Trucks roll off after drivers’ strike

Main Stories, National

The National, Wednesday 8th May 2013


DRIVERS of trucking companies engaged at the PNG LNG project in Hela resumed operations yesterday after going on strike on Sunday.

Tari police station commander Peter Buka said 60 semi-trailers stationed at the Curtain Brothers camp in Tari had all departed.

The drivers went on strike after two of them were assaulted by locals and a security escort vehicle confiscated at Tidom Hill in Southern Highlands. 

The escort vehicle has since been returned after negotiations with the locals on Monday.

Southern Highlands provincial police commander Kaiglo Ambane said the reason for the attack and road-block was not clear. But he said the road had been cleared.

He said a team of policemen from Mendi had been dispatched to escort the Traisa Trucking Company semi-trailers. 

He has not received further information from the company.

The drivers have asked PNG LNG developer ExxonMobil and the national government to fix the road immediately as they were being assaulted and robbed when they have been forced to slow down or stop because of the atrocious condition of the highway.

Poroma local level government president Andrew Kirr said the confisticated vehicle was returned after a peaceful negotiation on Monday.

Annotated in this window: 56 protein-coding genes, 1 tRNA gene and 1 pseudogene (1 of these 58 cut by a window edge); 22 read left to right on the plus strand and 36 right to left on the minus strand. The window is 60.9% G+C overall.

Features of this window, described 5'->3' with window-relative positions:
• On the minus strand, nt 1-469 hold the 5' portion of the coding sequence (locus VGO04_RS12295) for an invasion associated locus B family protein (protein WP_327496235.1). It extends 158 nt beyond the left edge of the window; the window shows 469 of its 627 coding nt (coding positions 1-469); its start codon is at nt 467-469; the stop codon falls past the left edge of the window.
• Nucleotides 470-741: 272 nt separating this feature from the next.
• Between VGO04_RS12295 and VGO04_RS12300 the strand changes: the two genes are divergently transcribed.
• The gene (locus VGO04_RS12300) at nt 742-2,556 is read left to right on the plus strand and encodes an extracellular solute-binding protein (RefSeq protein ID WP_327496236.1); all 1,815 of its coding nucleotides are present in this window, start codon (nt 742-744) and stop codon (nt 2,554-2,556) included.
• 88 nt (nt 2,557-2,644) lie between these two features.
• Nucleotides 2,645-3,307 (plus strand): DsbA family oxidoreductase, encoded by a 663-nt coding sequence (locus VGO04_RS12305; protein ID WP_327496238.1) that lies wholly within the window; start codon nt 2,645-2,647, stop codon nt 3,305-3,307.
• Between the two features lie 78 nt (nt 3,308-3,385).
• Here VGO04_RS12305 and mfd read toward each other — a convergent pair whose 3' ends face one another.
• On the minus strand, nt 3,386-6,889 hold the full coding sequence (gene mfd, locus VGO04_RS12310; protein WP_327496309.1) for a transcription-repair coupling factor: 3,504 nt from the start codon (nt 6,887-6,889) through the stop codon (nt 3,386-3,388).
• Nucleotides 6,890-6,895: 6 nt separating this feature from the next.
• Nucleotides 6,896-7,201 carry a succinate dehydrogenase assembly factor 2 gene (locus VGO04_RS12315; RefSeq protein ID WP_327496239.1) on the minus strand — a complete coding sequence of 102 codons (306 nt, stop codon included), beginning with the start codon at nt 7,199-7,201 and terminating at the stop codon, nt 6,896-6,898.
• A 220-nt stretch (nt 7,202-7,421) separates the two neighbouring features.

He said locals from the area claimed that on many occasions, semi-trailers destined for Hela were forced to stop at Tindom Hill because road conditions and locals provided them security.

Kirr said efforts by local people to provide security were not acknowledged by the security firm. It was why the  vehicle was taken forcefully.

“I believe the problem will still continue unless the road is sealed,” he said.

Kirr said a nine-year-old student was admitted to the Mendi General Hospital in February after being hit by a flying stone off the wheels of a semi-trailer and injured.

“In the dry spell, people living along the Highlands Highway from Kiburu to Hela are affected by dust from convoys of heavy trucks, causing respiratory problems,” he said.

“Who is responsible to have the road sealed?’’